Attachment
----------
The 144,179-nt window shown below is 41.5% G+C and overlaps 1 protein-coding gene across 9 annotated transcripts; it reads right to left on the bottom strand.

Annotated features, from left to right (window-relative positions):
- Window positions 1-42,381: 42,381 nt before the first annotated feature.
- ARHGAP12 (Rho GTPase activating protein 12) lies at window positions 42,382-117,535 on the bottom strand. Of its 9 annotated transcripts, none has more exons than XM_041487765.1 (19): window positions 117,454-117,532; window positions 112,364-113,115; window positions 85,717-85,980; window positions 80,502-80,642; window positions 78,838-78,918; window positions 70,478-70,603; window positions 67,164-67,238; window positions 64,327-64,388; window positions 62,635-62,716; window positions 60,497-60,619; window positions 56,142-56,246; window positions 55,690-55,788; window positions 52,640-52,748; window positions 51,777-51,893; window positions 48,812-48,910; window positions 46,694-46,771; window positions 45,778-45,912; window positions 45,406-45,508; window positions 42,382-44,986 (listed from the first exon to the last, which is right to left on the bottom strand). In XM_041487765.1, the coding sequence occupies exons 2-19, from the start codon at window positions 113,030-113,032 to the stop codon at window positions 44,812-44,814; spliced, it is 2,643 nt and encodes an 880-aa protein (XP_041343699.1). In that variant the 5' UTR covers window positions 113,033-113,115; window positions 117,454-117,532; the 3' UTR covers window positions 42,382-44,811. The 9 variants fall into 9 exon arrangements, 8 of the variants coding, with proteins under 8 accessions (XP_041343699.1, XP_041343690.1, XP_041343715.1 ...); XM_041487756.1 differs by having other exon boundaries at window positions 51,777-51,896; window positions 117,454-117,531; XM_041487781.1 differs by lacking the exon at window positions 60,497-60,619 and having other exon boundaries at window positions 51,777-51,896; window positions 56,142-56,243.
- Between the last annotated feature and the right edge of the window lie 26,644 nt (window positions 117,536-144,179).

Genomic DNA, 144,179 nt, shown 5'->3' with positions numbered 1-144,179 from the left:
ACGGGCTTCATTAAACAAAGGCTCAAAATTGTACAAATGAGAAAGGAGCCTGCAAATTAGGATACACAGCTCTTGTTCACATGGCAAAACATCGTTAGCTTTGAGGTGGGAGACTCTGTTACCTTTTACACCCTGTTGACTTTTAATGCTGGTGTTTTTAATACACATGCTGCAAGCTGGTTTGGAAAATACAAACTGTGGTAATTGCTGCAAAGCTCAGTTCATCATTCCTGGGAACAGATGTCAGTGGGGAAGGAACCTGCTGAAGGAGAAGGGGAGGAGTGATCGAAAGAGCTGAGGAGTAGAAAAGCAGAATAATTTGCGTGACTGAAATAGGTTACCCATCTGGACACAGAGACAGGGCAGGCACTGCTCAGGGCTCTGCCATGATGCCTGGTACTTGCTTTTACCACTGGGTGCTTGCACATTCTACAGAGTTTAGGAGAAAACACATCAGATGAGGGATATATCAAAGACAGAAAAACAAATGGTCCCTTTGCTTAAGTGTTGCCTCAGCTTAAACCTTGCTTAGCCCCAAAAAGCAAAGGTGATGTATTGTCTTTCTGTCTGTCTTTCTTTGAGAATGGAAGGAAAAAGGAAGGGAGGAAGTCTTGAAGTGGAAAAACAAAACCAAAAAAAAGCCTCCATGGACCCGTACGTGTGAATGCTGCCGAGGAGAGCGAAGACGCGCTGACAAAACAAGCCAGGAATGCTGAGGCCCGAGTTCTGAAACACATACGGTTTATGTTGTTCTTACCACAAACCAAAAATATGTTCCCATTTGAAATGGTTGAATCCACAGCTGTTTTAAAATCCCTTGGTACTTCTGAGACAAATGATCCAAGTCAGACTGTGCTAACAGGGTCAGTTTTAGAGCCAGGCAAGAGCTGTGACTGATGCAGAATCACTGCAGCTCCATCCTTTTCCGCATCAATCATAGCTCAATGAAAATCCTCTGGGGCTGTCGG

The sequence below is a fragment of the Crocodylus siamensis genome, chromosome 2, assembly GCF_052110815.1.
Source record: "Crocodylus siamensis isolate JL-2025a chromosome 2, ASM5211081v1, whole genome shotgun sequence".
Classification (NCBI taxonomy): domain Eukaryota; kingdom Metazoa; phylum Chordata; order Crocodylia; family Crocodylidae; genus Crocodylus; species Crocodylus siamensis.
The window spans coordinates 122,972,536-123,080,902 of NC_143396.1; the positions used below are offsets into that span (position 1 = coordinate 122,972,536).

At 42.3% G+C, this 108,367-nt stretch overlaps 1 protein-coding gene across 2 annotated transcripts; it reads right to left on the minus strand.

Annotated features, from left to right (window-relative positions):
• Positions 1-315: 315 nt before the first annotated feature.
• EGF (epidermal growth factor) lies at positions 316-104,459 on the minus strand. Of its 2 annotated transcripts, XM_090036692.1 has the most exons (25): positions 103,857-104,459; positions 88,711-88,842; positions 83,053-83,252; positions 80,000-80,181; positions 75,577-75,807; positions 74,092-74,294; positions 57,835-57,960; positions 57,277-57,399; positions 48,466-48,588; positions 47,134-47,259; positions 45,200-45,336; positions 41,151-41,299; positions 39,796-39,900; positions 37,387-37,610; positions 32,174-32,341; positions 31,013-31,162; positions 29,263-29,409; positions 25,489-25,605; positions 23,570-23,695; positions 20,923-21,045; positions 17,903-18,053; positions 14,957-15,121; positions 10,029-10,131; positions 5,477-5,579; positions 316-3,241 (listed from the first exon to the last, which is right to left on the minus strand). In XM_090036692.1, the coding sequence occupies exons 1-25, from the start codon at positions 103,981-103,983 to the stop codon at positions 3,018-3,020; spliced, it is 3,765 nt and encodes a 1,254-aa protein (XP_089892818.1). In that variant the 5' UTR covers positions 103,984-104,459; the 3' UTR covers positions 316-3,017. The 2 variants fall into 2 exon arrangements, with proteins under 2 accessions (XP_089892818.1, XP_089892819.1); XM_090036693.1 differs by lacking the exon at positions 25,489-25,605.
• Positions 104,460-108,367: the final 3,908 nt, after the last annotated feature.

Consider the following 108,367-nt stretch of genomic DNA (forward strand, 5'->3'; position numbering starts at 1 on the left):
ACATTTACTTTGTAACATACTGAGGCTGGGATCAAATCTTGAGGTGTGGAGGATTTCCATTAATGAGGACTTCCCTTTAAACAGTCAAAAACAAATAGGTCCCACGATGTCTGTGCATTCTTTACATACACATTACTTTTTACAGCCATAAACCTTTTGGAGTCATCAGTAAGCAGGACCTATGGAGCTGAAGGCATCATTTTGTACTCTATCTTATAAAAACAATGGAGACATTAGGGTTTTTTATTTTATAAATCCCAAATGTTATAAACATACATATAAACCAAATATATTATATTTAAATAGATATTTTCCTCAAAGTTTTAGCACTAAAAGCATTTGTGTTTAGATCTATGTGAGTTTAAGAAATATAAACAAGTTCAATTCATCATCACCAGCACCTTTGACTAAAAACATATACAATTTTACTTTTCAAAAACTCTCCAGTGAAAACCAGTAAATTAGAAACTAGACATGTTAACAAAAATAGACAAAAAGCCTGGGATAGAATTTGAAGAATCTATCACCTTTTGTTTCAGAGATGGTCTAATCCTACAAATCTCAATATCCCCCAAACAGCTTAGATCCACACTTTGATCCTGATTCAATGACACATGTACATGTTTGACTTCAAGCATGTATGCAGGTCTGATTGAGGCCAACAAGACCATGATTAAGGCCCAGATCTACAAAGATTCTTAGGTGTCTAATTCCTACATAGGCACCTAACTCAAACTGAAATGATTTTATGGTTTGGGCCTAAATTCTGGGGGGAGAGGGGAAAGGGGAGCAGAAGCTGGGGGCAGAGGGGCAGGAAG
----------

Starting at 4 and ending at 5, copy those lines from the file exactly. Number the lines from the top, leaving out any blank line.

- ARHGAP12 (Rho GTPase activating protein 12) lies at window positions 42,382-117,535 on the bottom strand. Of its 9 annotated transcripts, none has more exons than XM_041487765.1 (19): window positions 117,454-117,532; window positions 112,364-113,115; window positions 85,717-85,980; window positions 80,502-80,642; window positions 78,838-78,918; window positions 70,478-70,603; window positions 67,164-67,238; window positions 64,327-64,388; window positions 62,635-62,716; window positions 60,497-60,619; window positions 56,142-56,246; window positions 55,690-55,788; window positions 52,640-52,748; window positions 51,777-51,893; window positions 48,812-48,910; window positions 46,694-46,771; window positions 45,778-45,912; window positions 45,406-45,508; window positions 42,382-44,986 (listed from the first exon to the last, which is right to left on the bottom strand). In XM_041487765.1, the coding sequence occupies exons 2-19, from the start codon at window positions 113,030-113,032 to the stop codon at window positions 44,812-44,814; spliced, it is 2,643 nt and encodes an 880-aa protein (XP_041343699.1). In that variant the 5' UTR covers window positions 113,033-113,115; window positions 117,454-117,532; the 3' UTR covers window positions 42,382-44,811. The 9 variants fall into 9 exon arrangements, 8 of the variants coding, with proteins under 8 accessions (XP_041343699.1, XP_041343690.1, XP_041343715.1 ...); XM_041487756.1 differs by having other exon boundaries at window positions 51,777-51,896; window positions 117,454-117,531; XM_041487781.1 differs by lacking the exon at window positions 60,497-60,619 and having other exon boundaries at window positions 51,777-51,896; window positions 56,142-56,243.
- Between the last annotated feature and the right edge of the window lie 26,644 nt (window positions 117,536-144,179).